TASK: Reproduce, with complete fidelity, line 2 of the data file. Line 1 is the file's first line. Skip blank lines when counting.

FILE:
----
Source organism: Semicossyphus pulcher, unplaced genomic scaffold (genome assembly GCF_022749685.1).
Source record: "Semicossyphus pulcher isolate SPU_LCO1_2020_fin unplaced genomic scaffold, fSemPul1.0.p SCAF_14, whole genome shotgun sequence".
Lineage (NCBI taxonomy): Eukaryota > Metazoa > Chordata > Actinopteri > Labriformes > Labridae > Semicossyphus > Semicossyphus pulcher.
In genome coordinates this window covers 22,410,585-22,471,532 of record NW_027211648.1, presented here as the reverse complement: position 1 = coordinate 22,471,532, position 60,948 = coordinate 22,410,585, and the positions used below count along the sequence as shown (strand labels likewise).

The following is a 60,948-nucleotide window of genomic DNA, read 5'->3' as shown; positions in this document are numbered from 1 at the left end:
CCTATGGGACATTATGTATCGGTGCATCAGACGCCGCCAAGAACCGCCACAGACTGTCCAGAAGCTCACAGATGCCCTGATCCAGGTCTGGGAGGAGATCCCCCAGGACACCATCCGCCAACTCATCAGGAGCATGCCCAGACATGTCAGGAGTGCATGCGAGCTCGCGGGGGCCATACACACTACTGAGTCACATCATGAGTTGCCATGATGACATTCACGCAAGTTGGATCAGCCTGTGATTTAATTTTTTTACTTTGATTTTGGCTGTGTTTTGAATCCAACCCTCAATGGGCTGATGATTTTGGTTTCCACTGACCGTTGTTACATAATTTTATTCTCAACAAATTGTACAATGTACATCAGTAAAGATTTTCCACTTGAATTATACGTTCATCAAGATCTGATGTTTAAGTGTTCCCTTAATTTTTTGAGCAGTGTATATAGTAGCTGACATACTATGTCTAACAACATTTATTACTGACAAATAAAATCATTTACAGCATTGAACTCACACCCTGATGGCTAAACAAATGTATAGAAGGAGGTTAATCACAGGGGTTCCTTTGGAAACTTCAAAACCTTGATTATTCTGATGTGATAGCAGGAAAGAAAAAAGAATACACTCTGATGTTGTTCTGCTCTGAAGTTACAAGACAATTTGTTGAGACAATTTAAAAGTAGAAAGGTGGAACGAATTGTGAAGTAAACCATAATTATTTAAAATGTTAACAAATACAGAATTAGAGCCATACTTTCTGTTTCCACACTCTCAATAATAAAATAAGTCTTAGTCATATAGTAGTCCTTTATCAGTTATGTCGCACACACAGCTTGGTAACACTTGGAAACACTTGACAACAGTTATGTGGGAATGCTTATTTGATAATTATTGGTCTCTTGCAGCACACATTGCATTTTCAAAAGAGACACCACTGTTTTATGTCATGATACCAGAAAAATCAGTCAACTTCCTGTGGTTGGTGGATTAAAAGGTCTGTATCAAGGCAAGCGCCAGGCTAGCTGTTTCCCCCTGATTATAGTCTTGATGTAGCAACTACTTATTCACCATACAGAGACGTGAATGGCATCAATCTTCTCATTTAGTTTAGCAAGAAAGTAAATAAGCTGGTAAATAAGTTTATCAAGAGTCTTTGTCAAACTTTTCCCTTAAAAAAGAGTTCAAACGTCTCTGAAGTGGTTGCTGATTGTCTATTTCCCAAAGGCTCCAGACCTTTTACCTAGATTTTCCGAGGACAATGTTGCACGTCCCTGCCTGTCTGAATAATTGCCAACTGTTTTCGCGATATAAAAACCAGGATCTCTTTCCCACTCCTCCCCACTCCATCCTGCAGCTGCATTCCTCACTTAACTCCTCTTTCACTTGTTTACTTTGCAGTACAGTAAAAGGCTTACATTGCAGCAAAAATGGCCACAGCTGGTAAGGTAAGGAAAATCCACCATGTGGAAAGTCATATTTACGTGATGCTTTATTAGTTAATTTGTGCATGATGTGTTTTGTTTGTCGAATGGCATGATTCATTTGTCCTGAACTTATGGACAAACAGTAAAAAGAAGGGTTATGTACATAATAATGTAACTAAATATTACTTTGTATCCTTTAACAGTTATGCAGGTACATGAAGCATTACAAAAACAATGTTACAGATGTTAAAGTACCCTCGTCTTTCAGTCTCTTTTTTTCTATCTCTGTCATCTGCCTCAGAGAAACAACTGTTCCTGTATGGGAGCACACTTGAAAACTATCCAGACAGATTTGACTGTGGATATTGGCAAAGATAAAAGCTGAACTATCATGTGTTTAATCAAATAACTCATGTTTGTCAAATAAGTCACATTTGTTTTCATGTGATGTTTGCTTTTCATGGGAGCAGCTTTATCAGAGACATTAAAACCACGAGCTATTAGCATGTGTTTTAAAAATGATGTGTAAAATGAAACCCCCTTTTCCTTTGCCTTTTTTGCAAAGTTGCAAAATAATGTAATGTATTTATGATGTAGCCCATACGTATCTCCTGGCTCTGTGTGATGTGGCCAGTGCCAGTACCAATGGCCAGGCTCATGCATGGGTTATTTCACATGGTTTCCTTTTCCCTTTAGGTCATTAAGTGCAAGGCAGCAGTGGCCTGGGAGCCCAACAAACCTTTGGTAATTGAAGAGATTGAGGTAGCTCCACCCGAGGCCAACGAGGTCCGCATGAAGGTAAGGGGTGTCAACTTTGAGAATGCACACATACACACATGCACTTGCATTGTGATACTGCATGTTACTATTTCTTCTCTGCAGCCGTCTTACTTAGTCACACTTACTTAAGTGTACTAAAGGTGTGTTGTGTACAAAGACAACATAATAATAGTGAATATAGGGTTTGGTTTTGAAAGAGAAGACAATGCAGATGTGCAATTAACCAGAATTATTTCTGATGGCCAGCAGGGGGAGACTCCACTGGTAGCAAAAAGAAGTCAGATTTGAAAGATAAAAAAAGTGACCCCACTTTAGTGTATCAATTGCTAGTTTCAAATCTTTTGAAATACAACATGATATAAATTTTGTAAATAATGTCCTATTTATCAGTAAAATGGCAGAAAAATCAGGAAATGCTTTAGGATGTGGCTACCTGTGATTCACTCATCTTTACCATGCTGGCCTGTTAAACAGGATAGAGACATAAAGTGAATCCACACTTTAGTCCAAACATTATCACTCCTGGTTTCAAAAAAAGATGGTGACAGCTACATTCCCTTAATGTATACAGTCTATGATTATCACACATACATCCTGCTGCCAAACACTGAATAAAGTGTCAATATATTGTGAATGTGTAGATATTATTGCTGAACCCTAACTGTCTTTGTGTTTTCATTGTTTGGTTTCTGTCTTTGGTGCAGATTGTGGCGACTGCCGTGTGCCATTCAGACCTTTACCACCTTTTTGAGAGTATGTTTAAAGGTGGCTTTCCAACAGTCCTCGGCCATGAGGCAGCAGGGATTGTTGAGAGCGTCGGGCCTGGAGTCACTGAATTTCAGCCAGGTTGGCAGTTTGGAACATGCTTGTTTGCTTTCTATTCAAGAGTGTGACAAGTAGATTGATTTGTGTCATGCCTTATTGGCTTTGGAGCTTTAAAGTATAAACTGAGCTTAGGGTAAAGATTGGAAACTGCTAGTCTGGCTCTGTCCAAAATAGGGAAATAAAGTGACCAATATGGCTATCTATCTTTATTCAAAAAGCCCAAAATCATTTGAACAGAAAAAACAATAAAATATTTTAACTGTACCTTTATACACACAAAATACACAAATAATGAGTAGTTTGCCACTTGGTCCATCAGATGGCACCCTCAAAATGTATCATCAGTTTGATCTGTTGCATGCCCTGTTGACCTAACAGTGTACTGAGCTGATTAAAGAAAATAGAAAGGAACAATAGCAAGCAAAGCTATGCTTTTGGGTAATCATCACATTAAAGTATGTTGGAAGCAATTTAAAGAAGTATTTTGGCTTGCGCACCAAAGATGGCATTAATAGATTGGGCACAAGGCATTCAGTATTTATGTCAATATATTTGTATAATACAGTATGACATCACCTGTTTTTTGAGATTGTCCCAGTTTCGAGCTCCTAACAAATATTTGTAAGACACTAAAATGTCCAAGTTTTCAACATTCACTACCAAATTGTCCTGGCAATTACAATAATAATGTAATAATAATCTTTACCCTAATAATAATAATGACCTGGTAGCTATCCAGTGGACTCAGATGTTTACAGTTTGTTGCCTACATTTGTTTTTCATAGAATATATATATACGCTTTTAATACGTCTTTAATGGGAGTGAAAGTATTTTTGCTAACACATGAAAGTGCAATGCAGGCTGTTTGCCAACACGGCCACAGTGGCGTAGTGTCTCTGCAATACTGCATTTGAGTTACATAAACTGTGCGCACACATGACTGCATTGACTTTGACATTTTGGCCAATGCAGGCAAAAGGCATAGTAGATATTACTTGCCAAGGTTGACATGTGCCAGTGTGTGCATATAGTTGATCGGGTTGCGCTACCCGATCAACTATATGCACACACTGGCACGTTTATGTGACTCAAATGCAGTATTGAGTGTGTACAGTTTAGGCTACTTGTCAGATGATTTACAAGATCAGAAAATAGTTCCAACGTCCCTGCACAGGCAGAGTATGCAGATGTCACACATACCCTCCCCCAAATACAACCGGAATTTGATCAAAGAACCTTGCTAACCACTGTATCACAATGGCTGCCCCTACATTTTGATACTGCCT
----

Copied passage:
Source record: "Semicossyphus pulcher isolate SPU_LCO1_2020_fin unplaced genomic scaffold, fSemPul1.0.p SCAF_14, whole genome shotgun sequence".